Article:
The smartphone era has brought many advancements in user interface design. But the big challenge this change fostered is: how deliver usability in as few elements as possible? While minimalism went a long way to answer that question, lately we’ve seen motion spring forth. Read along to find out why!
What can you do with motion?
Because of the smaller screen size of phones and tablets, designers and developers have think on multiple pages/screens to spread their functionality. Think menus, tabs, hierarchical structures. However, as users drill deeper into these elements, they need cues to indicate where they are and where they went.
A lot of this can be solved with an animated transition between pages. But let’s say the first screen had a large, prominent button for the main action the app was developed for. The other screens also have it, but it had to move around to accommodate other elements that need attention. How will the user know where this button is or if its even there?
Let’s recap the situation above, now with motion applied: The user sees the button on the first screen. As he move on to the next screen, he sees the button flying accross the display to its new placement. Problem solved!
Other use cases
Mobile interfaces aren’t the only use case, though. As technology strives even more to imitate life, like we see in AR and VR headsets, we’ll find out that it needs to be just as lively! If you pull a drawer, it will follow your hand until it’s fully opened. It’s not a binary, opened/closed state. It moves between these two states, providing a sense of control, and this needs to translate into virtual objects and elements!
Motion can also be used to indicate order of events: Let’s say I put five cards on a table. You’ll most likely read them from left to right from one to five. But if I put the middle one first, then the other four, it’s likely that you’ll read the middle one before moving on. Of course, this example doesn’t translate very nicely into UX, because you’ll probably come back to the middle one after reading the two before it.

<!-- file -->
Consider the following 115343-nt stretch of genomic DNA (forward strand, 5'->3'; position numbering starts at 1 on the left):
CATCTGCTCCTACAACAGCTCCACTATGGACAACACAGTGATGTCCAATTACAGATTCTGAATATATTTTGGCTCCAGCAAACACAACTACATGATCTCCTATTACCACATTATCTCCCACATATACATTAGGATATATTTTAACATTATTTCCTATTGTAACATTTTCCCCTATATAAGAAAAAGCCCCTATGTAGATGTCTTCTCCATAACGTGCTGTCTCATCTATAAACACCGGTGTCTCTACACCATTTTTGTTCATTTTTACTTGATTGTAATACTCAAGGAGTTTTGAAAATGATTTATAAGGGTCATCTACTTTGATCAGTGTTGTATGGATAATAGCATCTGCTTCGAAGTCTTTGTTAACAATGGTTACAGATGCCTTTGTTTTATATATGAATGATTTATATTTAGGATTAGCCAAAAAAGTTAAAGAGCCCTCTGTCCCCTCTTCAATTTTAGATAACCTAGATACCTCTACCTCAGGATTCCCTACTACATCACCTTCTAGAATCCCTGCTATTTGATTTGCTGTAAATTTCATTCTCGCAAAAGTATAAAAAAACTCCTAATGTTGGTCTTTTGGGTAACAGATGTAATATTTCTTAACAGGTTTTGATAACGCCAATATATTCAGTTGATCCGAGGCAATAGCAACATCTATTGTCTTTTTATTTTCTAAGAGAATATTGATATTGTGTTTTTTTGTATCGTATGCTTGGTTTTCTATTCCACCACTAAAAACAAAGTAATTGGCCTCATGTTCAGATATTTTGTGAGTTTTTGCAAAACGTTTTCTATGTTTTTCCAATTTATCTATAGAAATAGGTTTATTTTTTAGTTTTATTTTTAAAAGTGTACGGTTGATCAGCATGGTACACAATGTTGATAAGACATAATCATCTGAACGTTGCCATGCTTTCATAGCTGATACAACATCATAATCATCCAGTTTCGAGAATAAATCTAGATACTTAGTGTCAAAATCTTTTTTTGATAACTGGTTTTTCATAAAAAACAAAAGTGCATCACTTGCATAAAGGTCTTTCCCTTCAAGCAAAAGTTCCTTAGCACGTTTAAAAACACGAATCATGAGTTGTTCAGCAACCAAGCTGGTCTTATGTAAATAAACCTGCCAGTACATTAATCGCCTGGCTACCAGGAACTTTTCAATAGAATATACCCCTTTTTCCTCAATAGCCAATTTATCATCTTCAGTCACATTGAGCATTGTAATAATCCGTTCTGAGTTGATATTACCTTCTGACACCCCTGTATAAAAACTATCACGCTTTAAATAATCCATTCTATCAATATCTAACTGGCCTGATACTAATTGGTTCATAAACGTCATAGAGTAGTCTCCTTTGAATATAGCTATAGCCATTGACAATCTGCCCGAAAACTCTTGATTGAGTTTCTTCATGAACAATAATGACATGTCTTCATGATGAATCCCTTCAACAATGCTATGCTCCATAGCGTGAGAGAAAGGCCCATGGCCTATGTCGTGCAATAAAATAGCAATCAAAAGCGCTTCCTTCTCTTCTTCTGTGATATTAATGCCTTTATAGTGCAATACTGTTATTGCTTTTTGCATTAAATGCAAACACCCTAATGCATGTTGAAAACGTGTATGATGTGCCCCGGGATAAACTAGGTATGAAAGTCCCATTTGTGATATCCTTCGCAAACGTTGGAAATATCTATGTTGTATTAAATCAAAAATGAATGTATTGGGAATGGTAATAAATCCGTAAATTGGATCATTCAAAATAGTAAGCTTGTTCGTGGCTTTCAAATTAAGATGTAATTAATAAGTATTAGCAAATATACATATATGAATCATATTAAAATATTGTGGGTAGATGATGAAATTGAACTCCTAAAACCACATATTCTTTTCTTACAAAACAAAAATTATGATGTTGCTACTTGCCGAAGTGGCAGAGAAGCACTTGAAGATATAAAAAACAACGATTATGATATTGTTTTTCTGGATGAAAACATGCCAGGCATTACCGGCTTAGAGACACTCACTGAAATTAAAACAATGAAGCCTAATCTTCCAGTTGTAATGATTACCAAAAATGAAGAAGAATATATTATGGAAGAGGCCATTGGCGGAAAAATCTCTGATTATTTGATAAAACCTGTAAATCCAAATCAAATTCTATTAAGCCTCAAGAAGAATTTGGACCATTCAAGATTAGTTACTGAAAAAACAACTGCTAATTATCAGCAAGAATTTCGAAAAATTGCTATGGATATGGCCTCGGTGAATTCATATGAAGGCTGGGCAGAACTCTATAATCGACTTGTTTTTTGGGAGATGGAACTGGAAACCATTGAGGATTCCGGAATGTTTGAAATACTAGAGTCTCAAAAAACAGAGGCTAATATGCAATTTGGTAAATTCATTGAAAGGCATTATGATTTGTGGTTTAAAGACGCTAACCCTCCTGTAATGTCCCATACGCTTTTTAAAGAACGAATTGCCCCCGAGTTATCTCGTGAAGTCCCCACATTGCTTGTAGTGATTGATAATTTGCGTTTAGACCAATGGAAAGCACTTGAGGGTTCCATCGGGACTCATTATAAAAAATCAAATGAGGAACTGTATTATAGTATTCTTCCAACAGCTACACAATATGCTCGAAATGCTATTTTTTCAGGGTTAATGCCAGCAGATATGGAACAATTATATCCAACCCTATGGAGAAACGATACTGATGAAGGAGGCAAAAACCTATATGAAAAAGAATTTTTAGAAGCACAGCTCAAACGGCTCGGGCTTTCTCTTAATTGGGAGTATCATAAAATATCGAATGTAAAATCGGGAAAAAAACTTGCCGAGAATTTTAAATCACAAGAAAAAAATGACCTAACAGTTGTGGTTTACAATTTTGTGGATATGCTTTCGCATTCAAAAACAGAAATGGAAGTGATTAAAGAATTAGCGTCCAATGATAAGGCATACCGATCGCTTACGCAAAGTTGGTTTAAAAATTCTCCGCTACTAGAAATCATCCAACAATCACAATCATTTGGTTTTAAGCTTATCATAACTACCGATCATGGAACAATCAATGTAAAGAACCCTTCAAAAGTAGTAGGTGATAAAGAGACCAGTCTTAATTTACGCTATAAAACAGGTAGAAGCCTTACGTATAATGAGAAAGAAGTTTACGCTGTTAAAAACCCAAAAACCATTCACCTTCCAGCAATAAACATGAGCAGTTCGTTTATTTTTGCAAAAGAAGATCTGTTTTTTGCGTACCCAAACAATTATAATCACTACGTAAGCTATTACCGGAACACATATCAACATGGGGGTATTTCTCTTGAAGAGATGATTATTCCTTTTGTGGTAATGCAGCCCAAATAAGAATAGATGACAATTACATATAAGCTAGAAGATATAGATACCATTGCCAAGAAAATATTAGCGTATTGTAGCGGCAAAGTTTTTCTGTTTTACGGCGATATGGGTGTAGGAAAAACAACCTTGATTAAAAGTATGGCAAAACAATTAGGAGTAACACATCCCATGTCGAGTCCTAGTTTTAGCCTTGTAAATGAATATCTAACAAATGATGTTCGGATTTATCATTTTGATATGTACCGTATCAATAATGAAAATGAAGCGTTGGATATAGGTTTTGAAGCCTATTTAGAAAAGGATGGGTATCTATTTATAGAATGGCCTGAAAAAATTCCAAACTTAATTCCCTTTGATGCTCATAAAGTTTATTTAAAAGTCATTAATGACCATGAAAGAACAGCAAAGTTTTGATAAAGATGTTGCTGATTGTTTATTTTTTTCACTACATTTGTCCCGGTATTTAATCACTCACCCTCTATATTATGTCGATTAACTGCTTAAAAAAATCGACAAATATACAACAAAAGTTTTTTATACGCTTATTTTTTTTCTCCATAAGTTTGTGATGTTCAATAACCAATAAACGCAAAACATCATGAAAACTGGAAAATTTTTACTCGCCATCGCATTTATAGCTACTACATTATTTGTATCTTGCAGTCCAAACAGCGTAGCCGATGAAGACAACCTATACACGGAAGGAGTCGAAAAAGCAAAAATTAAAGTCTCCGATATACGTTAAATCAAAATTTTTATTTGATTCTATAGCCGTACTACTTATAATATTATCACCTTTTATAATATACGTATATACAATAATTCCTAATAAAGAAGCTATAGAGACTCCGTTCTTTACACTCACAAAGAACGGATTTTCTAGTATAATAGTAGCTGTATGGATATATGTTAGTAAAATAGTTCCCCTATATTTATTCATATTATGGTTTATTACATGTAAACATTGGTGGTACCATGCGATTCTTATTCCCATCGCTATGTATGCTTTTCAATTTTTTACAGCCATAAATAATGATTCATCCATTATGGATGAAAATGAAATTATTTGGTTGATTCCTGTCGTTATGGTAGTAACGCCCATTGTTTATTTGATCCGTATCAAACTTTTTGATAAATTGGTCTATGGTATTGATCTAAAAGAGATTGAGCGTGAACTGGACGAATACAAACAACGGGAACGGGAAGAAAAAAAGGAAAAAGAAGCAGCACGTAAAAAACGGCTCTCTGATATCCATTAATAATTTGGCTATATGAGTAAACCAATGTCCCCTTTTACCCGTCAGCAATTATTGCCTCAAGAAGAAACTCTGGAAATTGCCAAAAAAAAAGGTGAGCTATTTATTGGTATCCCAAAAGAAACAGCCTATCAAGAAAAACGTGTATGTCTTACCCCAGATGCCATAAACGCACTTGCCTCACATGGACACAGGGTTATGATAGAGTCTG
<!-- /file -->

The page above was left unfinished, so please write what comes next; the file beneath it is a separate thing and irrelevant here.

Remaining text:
But is the industry following along as well? Below are some examples on what we’re seeing right now and what can be expected.
Google’s Material Design
Besides bring skeuomorphism back to flat design, Google also was one of the first large companies to use motion to explain interfaces.Their concept of paint on paper was very well implemented as we see sheets sliding over and under each other, layers raising and paint drops flowing much like in real life.
Microsoft’s Metro/Modern UI
OK, this one is based on a rumor. Microsoft had a lot going on with Windows 8, being one of the first companies to actually adopt flat design. It also had, to a lesser extent, its own, very subtle take in motion design. When their “Modern” UI was bashed for being too minimalist for a desktop, they decided to strip some of its core elements for a more streamlined look in Windows 10.
The problem is that now the UI looks mostly static, lacking animations and transitions. But a report earlier this year stated that Microsoft is about to unveil an update to their design language (codenamed NEON) that strives for a more fluid, more animated interface.